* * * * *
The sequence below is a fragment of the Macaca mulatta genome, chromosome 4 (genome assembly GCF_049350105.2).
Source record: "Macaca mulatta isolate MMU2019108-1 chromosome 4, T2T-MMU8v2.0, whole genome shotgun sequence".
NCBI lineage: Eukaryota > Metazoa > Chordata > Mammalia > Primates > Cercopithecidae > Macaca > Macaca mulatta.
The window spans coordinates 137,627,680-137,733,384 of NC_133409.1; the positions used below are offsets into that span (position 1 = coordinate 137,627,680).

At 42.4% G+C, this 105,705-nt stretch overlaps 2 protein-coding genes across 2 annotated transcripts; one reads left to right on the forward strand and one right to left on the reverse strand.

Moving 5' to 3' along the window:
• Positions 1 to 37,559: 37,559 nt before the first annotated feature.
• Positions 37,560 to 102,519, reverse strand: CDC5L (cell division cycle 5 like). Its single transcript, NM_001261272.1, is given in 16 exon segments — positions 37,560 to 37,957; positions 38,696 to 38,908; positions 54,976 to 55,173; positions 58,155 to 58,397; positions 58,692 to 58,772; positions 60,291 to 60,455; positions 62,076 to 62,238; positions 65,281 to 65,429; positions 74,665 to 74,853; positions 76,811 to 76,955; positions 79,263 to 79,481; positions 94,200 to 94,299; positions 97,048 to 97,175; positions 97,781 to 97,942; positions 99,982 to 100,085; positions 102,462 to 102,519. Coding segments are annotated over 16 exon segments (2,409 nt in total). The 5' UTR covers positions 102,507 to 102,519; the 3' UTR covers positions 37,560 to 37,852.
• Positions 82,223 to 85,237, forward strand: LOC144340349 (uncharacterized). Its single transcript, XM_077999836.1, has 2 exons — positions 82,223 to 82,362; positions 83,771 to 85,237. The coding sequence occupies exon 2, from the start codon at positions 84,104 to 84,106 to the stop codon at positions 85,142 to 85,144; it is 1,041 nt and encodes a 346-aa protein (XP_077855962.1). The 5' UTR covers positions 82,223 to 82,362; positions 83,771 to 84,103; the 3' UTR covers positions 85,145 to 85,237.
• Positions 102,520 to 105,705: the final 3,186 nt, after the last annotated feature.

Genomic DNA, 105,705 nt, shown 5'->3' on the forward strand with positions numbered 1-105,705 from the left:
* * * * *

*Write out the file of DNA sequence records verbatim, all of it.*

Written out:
The sequence below is a fragment of the Macaca mulatta genome, chromosome 4 (genome assembly GCF_049350105.2).
Source record: "Macaca mulatta isolate MMU2019108-1 chromosome 4, T2T-MMU8v2.0, whole genome shotgun sequence".
NCBI lineage: Eukaryota > Metazoa > Chordata > Mammalia > Primates > Cercopithecidae > Macaca > Macaca mulatta.
The window spans coordinates 137,627,680-137,733,384 of NC_133409.1; the positions used below are offsets into that span (position 1 = coordinate 137,627,680).

At 42.4% G+C, this 105,705-nt stretch overlaps 2 protein-coding genes across 2 annotated transcripts; one reads left to right on the forward strand and one right to left on the reverse strand.

Moving 5' to 3' along the window:
• Positions 1 to 37,559: 37,559 nt before the first annotated feature.
• Positions 37,560 to 102,519, reverse strand: CDC5L (cell division cycle 5 like). Its single transcript, NM_001261272.1, is given in 16 exon segments — positions 37,560 to 37,957; positions 38,696 to 38,908; positions 54,976 to 55,173; positions 58,155 to 58,397; positions 58,692 to 58,772; positions 60,291 to 60,455; positions 62,076 to 62,238; positions 65,281 to 65,429; positions 74,665 to 74,853; positions 76,811 to 76,955; positions 79,263 to 79,481; positions 94,200 to 94,299; positions 97,048 to 97,175; positions 97,781 to 97,942; positions 99,982 to 100,085; positions 102,462 to 102,519. Coding segments are annotated over 16 exon segments (2,409 nt in total). The 5' UTR covers positions 102,507 to 102,519; the 3' UTR covers positions 37,560 to 37,852.
• Positions 82,223 to 85,237, forward strand: LOC144340349 (uncharacterized). Its single transcript, XM_077999836.1, has 2 exons — positions 82,223 to 82,362; positions 83,771 to 85,237. The coding sequence occupies exon 2, from the start codon at positions 84,104 to 84,106 to the stop codon at positions 85,142 to 85,144; it is 1,041 nt and encodes a 346-aa protein (XP_077855962.1). The 5' UTR covers positions 82,223 to 82,362; positions 83,771 to 84,103; the 3' UTR covers positions 85,145 to 85,237.
• Positions 102,520 to 105,705: the final 3,186 nt, after the last annotated feature.

Genomic DNA, 105,705 nt, shown 5'->3' on the forward strand with positions numbered 1-105,705 from the left: